On the Mend
The art of spinal manipulation has been around for thousands of years, dating back to medicine men called "bone setters" at the time Socrates lived. Spinal manipulation, also known as spinal adjusting, is one of the most popular forms of treatment for many forms of back and neck pain.
Many clinicians such as physical therapists, chiropractors and physicians use spinal manipulation as a first line treatment option for spine pain. But despite its commonplace in modern medicine, there is still a shroud of mystery surrounding the logic and physical effects of a spinal adjustment.
Here are some of the most frequently asked questions and answers that should help to dispel fears about spinal manipulation for both patients and clinicians alike.
Does spinal manipulation hurt? Nearly all spinal adjustments are performed in a pain free manner. Occasionally, there will be slight to moderate discomfort for a few seconds depending on technique selection or the pathology of the patient. Most manipulations are described as pleasant and therapeutic with no discomfort at any point during the technique.
Do I have to worry about breaking a bone or getting injured? All manipulative practitioners are trained to identify precautions and contraindications to manipulative therapy and should require you to fill out a complete health history form prior to engaging in a treatment. Patients with severe bone loss (osteoporosis) are not candidates for manipulation, nor are patients with strong neurologic involvement. As a general rule, it's a smart idea to discuss your health history with your clinician prior to starting therapy.
What does an adjustment do to my spine? A manipulation carries many positive benefits to patients with spine pain. Foremost, manipulative therapy has been shown to reduce pain better than any other non-medication therapy. Manipulation also acts to distend the vertebrae which alleviates compression from the sensitive discs and nerves. Additionally, joint manipulation fosters better movement and range of motion within the spinal unit. This improvement translates into better function and less pain or the patient.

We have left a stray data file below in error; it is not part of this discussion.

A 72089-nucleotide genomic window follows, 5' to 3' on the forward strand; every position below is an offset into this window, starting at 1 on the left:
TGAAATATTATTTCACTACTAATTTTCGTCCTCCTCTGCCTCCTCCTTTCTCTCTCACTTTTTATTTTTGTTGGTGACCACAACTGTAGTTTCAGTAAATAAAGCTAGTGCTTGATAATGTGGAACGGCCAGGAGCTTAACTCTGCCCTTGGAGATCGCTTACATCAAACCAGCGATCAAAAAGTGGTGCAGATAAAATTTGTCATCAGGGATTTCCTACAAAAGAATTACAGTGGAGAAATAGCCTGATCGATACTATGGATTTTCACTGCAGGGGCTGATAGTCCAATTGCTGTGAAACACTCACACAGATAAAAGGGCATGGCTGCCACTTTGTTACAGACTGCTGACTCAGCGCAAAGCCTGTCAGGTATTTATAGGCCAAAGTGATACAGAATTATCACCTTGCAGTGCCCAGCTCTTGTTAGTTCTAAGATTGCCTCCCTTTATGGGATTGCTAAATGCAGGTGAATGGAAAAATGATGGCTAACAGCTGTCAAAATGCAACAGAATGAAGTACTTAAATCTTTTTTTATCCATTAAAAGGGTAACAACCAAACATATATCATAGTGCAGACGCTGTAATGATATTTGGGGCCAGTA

I have been to both a chiropractor and physical therapist and their adjustments are different. Does this matter? No it doesn't, as long as you feel that you have benefited from it and there is little resultant treatment soreness. All practitioners should be able to deliver a manipulation in a pain-free and effective way — it's part of our training. If you have had good luck with a particular practitioner in the past, I would suggest that you stick with him or her for future episodes of spine pain.
Is there a limit to how many adjustments I can receive? As long as there is a clinical need for manipulative therapy, you can receive as many as you need. It is a temporary modality that helps to alleviate pain in a non-invasive way. Statistically, you are 150,000 times more likely to experience a problem using over-the-ounter medications than you are with an adjustment. It has been reported that upward of 1 percent of all patients undergoing lumbar surgery will have some residual deficits — but the changes of injury from a manipulation are estimated to be one in 3,700,000 manipulations.
Will I need maintenance adjustments every now and then once my spine pain is gone? It is quite possible that you will need a "tune-up" every now and again, but it has been my experience as a practitioner that a home exercise program and extensive education is enough to keep you healthy for a very long time.
If you are wondering if manipulative therapy is right for you, contact a trusted health care provider to weigh out whether manipulation is right for you.
Joe DiVincenzo is a regular Times columnist and a physical therapist and clinical specialist in manual therapy. He writes "On the Mend" weekly for the Living section in Friday's Times. Questions may be submitted to him by e-mail: email@example.com.